Mischling ("mixed-blood" in German) was used in Nazi Germany to denote persons deemed to have both "Aryan" and Jewish ancestry. The word has the general denotation of hybrid, mongrel, or half-breed.
In this account, Pearl and Stasha arrive at Dr. Josef Mengele’s camp for twins at Auschwitz in 1944, delivered by their mother and grandfather. The horrors of the concentration camps are different for these twins. They believe they are better off, better treated, better fed, and perhaps they are.
The dehumanisation of children - experiments that at best are weak attempts to stumble upon some “scientific” discovery and at worst, slow agonising torture of innocent victims. Characters are camouflaged by the appearance of medical knowledge, yet devoid of ethics and morals - this makes for difficult subject matter.
The author’s writing is attractive - there is lots of imagination and imagery in her style, but I kept hearing an older voice than the 12 year old twins doing the telling. The plot was well balanced, and held my attention for the best part.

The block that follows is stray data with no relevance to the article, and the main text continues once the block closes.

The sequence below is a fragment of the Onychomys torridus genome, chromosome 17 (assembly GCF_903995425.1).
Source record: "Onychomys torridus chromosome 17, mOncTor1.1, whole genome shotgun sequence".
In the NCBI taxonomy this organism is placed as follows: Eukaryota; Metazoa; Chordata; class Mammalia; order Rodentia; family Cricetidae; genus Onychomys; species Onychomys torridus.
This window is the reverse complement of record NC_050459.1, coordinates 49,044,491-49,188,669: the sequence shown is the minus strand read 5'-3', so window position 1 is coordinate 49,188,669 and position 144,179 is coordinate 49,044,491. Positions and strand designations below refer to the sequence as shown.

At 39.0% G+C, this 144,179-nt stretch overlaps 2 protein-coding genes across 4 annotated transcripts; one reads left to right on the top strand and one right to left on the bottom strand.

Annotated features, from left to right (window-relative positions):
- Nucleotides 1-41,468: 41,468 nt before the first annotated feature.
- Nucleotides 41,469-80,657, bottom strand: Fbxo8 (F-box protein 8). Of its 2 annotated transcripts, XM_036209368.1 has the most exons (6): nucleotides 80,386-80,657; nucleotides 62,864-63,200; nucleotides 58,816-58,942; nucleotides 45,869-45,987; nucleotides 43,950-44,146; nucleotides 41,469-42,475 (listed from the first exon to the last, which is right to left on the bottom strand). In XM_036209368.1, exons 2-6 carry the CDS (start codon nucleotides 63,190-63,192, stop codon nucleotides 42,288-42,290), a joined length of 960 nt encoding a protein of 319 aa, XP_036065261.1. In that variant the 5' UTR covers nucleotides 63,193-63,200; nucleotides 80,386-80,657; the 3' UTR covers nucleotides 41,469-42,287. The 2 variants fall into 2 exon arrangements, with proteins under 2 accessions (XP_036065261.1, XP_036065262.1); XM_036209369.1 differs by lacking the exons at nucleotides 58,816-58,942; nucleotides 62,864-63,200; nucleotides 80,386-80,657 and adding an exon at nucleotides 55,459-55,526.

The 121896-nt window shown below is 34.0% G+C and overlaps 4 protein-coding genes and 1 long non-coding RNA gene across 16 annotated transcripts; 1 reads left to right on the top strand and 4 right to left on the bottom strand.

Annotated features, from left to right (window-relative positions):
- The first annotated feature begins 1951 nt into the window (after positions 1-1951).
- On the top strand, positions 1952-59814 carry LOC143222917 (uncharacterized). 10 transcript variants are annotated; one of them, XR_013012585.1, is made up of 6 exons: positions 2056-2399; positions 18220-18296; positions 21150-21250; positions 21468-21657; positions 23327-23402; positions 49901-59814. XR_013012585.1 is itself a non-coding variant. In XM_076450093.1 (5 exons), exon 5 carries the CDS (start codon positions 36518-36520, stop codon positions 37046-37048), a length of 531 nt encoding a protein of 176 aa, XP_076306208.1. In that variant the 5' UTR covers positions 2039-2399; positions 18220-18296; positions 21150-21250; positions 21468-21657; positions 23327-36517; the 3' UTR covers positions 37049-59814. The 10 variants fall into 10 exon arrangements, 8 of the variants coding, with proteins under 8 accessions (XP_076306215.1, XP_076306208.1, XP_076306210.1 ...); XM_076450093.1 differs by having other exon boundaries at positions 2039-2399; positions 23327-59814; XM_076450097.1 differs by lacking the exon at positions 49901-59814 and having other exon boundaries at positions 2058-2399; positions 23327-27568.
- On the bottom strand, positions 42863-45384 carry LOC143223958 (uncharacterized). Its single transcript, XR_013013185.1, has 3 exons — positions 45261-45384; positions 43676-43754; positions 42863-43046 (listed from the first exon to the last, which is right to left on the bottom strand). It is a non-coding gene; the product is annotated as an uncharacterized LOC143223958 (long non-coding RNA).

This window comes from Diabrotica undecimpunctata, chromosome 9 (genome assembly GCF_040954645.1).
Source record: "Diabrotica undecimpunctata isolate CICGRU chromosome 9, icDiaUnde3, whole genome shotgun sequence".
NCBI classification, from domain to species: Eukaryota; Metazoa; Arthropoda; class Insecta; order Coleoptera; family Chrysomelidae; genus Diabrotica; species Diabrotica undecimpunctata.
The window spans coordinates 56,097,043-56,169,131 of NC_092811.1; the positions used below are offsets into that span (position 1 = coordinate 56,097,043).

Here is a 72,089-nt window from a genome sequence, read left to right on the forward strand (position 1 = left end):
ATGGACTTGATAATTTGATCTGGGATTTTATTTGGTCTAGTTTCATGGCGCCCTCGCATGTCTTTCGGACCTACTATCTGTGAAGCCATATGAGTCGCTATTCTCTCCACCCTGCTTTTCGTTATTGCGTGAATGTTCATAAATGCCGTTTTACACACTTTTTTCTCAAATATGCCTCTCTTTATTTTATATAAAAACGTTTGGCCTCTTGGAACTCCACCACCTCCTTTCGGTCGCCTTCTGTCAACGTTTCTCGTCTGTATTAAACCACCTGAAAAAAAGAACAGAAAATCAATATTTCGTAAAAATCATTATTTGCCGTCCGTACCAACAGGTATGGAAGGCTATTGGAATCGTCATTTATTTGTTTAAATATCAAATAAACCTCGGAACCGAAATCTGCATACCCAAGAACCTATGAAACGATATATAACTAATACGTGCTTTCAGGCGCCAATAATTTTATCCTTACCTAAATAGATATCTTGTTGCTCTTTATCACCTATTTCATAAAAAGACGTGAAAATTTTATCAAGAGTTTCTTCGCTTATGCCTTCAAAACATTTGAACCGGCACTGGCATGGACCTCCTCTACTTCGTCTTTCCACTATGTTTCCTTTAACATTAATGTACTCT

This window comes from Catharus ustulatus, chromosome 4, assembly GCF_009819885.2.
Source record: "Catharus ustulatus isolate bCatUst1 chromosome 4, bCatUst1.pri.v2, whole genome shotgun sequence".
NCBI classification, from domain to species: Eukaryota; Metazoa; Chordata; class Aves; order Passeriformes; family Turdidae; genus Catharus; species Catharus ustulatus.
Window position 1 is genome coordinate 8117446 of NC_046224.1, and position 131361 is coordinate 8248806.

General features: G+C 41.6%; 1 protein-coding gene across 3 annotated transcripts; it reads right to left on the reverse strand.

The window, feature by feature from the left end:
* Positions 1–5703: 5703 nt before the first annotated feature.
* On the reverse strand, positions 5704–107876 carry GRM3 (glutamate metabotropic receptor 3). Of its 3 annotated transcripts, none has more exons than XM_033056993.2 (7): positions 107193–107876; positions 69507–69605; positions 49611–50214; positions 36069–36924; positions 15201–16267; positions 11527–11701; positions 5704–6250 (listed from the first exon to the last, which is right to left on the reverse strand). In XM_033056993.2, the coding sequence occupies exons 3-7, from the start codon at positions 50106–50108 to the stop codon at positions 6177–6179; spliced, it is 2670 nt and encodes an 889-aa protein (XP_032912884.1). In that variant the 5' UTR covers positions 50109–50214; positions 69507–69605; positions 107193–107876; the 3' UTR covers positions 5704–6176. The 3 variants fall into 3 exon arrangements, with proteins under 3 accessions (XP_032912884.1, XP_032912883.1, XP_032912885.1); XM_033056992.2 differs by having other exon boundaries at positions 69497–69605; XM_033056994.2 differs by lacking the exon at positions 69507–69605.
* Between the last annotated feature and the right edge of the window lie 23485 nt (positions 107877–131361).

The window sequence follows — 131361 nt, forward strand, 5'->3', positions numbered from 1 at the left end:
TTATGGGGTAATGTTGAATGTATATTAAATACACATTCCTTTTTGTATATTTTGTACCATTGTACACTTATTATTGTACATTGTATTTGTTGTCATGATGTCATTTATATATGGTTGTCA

I’m always hesitant to pick up another World War II novel.There have been many retellings, and it’s not easy to be original in this genre. And it's difficult to review the story honestly, because it's so easy for others to say "How can you say - not another Nazi Germany book, I've had enough?"
We cannot and should not forget the horrors that abounded from that time, but I fear that this rendition has nothing more to add, and unless it’s your first encounter with this history, is unremarkable.
You may also enjoy The Nightingale by Kristin Hannah or Lilac Girls By Martha Hall Kelly.SaveSave
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